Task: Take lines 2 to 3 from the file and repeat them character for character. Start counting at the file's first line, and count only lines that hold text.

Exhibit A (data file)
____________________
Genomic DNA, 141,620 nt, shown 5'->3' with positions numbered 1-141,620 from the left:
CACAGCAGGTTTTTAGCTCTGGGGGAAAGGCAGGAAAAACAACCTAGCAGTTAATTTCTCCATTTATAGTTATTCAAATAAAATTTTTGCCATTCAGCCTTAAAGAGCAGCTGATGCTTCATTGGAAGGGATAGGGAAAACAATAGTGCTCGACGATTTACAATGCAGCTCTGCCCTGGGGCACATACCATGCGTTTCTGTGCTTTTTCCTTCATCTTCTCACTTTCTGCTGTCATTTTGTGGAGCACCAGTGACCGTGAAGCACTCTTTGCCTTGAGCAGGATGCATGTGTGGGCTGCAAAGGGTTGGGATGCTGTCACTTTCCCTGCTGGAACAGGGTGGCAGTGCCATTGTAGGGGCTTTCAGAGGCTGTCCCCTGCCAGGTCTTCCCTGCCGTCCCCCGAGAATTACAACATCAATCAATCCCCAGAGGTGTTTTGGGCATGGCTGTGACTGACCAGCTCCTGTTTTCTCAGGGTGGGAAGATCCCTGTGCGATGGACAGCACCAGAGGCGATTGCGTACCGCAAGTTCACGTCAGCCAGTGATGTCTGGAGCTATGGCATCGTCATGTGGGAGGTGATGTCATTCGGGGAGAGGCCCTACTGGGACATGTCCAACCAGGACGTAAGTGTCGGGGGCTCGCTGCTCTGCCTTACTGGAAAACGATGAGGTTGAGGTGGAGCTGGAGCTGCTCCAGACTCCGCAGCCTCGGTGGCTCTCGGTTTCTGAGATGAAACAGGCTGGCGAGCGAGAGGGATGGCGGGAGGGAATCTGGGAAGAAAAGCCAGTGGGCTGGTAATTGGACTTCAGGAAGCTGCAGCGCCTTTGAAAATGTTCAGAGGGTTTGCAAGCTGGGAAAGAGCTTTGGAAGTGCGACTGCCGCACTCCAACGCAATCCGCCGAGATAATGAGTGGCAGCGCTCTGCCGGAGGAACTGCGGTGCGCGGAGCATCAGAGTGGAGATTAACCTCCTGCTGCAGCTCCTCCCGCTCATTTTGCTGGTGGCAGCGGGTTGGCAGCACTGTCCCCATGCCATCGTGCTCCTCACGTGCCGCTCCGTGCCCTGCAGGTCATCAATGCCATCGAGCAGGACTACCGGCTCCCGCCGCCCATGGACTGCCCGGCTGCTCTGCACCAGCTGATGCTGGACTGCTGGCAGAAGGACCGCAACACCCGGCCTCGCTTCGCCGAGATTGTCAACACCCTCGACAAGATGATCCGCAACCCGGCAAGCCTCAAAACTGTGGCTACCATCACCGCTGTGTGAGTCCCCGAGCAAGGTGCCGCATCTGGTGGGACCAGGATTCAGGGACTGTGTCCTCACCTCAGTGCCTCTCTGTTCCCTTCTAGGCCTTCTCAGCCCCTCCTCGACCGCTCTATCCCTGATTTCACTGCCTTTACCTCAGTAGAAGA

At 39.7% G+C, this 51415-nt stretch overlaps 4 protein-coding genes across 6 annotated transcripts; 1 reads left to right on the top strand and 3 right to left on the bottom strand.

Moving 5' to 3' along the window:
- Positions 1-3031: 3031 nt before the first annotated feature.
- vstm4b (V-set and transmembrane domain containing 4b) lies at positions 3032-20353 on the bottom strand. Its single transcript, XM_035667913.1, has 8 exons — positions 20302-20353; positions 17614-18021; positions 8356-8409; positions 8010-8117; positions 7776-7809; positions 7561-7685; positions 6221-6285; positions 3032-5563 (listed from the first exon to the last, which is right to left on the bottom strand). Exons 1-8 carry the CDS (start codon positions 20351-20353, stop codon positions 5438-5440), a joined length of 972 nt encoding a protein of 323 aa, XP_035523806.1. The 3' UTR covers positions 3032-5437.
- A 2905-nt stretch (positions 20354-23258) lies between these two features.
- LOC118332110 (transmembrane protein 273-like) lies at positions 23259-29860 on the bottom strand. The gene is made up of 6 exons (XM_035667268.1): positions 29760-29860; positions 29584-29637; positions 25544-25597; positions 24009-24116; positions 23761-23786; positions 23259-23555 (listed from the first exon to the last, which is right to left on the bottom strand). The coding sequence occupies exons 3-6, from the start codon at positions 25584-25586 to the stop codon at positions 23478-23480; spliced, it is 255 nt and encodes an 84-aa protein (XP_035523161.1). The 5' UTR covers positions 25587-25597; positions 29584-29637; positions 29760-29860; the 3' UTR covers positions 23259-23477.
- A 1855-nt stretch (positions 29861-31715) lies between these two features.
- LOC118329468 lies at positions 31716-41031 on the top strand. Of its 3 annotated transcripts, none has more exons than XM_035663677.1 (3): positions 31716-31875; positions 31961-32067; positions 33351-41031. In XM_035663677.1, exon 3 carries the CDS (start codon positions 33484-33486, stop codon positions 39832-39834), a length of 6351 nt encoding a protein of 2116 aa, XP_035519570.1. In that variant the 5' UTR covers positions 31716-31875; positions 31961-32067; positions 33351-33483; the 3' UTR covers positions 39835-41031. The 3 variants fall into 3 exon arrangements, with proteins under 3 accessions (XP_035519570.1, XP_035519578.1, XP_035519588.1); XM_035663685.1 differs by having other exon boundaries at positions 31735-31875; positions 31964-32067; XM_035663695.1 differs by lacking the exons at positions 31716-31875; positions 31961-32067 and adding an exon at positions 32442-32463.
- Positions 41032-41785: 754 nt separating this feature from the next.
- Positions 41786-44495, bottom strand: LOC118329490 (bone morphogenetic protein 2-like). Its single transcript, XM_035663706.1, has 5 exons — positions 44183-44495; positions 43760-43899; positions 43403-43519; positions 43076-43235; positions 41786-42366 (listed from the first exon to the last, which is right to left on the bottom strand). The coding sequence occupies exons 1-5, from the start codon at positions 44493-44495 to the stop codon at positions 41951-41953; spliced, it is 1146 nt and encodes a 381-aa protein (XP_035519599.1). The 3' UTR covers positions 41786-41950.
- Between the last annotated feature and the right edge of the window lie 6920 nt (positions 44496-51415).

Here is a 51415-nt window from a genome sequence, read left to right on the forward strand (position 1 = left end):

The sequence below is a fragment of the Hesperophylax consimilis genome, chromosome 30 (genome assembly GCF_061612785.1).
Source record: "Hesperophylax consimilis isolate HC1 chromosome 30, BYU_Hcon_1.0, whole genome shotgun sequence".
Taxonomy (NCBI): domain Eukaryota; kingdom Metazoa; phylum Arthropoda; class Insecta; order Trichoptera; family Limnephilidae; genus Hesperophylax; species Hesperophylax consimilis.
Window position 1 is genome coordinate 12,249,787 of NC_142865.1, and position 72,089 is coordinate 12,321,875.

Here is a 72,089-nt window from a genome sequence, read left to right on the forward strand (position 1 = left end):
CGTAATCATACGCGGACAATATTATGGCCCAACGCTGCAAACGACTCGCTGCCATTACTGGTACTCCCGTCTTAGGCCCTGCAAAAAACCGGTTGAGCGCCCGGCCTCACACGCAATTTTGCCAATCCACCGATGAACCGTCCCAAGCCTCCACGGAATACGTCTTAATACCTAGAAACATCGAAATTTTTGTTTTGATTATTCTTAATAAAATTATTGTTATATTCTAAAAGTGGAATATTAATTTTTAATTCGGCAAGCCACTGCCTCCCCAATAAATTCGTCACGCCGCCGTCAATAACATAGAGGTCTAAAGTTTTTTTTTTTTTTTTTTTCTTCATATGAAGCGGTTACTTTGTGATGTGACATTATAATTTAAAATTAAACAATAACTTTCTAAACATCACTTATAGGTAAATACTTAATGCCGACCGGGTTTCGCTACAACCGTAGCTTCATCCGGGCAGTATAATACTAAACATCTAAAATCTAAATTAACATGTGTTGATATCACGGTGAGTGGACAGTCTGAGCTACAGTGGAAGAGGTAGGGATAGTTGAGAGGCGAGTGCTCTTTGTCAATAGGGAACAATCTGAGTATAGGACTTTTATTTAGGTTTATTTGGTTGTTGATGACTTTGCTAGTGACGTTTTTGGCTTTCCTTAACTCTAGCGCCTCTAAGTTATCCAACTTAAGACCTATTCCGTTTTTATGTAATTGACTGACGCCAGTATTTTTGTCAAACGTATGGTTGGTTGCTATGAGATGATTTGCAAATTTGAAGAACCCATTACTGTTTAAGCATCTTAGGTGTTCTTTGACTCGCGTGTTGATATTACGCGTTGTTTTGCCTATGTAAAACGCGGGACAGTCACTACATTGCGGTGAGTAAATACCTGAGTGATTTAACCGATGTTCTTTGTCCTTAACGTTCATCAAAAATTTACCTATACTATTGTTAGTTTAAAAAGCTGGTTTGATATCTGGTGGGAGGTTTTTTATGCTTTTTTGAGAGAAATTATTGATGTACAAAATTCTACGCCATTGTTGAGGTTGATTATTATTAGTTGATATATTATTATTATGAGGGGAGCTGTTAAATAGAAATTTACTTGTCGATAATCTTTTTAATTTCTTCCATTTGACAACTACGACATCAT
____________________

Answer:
CACAGCAGGTTTTTAGCTCTGGGGGAAAGGCAGGAAAAACAACCTAGCAGTTAATTTCTCCATTTATAGTTATTCAAATAAAATTTTTGCCATTCAGCCTTAAAGAGCAGCTGATGCTTCATTGGAAGGGATAGGGAAAACAATAGTGCTCGACGATTTACAATGCAGCTCTGCCCTGGGGCACATACCATGCGTTTCTGTGCTTTTTCCTTCATCTTCTCACTTTCTGCTGTCATTTTGTGGAGCACCAGTGACCGTGAAGCACTCTTTGCCTTGAGCAGGATGCATGTGTGGGCTGCAAAGGGTTGGGATGCTGTCACTTTCCCTGCTGGAACAGGGTGGCAGTGCCATTGTAGGGGCTTTCAGAGGCTGTCCCCTGCCAGGTCTTCCCTGCCGTCCCCCGAGAATTACAACATCAATCAATCCCCAGAGGTGTTTTGGGCATGGCTGTGACTGACCAGCTCCTGTTTTCTCAGGGTGGGAAGATCCCTGTGCGATGGACAGCACCAGAGGCGATTGCGTACCGCAAGTTCACGTCAGCCAGTGATGTCTGGAGCTATGGCATCGTCATGTGGGAGGTGATGTCATTCGGGGAGAGGCCCTACTGGGACATGTCCAACCAGGACGTAAGTGTCGGGGGCTCGCTGCTCTGCCTTACTGGAAAACGATGAGGTTGAGGTGGAGCTGGAGCTGCTCCAGACTCCGCAGCCTCGGTGGCTCTCGGTTTCTGAGATGAAACAGGCTGGCGAGCGAGAGGGATGGCGGGAGGGAATCTGGGAAGAAAAGCCAGTGGGCTGGTAATTGGACTTCAGGAAGCTGCAGCGCCTTTGAAAATGTTCAGAGGGTTTGCAAGCTGGGAAAGAGCTTTGGAAGTGCGACTGCCGCACTCCAACGCAATCCGCCGAGATAATGAGTGGCAGCGCTCTGCCGGAGGAACTGCGGTGCGCGGAGCATCAGAGTGGAGATTAACCTCCTGCTGCAGCTCCTCCCGCTCATTTTGCTGGTGGCAGCGGGTTGGCAGCACTGTCCCCATGCCATCGTGCTCCTCACGTGCCGCTCCGTGCCCTGCAGGTCATCAATGCCATCGAGCAGGACTACCGGCTCCCGCCGCCCATGGACTGCCCGGCTGCTCTGCACCAGCTGATGCTGGACTGCTGGCAGAAGGACCGCAACACCCGGCCTCGCTTCGCCGAGATTGTCAACACCCTCGACAAGATGATCCGCAACCCGGCAAGCCTCAAAACTGTGGCTACCATCACCGCTGTGTGAGTCCCCGAGCAAGGTGCCGCATCTGGTGGGACCAGGATTCAGGGACTGTGTCCTCACCTCAGTGCCTCTCTGTTCCCTTCTAGGCCTTCTCAGCCCCTCCTCGACCGCTCTATCCCTGATTTCACTGCCTTTACCTCAGTAGAAGA

At 39.7% G+C, this 51415-nt stretch overlaps 4 protein-coding genes across 6 annotated transcripts; 1 reads left to right on the top strand and 3 right to left on the bottom strand.